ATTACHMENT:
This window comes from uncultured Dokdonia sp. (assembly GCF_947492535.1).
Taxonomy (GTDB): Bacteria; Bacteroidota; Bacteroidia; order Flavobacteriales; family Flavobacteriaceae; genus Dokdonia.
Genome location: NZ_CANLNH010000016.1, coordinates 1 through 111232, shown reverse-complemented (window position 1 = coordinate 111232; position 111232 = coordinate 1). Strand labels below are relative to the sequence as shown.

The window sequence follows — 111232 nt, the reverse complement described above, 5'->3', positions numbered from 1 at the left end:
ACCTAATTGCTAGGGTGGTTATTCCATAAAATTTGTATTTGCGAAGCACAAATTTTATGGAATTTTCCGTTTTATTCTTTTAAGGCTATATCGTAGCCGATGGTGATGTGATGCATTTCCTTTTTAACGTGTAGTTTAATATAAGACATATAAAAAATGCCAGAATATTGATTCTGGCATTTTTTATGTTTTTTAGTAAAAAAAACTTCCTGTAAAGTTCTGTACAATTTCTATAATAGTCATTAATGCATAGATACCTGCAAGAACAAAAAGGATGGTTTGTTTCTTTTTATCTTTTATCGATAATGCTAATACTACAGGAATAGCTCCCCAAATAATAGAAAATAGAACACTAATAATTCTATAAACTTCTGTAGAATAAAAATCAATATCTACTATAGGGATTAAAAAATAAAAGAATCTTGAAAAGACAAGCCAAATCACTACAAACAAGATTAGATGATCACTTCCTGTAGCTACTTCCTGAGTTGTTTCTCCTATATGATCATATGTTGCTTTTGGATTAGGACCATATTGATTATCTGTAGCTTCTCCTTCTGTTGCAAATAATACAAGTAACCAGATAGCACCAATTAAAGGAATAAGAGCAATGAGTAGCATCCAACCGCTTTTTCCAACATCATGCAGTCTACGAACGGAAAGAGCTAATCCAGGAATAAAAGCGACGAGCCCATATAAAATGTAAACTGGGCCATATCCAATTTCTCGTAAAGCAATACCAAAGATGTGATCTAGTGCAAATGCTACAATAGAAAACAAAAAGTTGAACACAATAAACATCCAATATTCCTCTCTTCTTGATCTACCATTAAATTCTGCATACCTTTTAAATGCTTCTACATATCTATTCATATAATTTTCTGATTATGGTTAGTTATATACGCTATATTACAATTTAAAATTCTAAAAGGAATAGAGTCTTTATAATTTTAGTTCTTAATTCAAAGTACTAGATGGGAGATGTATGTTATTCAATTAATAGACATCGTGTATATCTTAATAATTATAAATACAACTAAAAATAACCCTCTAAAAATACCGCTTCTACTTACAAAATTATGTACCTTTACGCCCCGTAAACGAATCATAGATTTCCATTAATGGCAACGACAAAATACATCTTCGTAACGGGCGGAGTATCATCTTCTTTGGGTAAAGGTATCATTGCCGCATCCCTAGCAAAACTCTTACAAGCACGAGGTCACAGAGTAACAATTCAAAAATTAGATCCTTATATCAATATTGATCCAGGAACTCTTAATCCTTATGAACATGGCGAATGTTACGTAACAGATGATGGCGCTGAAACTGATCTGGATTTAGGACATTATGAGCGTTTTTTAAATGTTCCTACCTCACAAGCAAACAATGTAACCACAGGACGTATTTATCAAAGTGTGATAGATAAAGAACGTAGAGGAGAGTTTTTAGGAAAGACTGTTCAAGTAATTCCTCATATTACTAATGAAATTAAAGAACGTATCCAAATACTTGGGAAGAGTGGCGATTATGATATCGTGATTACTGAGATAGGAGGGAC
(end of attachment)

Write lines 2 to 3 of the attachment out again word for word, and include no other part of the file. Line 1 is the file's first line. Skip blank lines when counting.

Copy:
Taxonomy (GTDB): Bacteria; Bacteroidota; Bacteroidia; order Flavobacteriales; family Flavobacteriaceae; genus Dokdonia.
Genome location: NZ_CANLNH010000016.1, coordinates 1 through 111232, shown reverse-complemented (window position 1 = coordinate 111232; position 111232 = coordinate 1). Strand labels below are relative to the sequence as shown.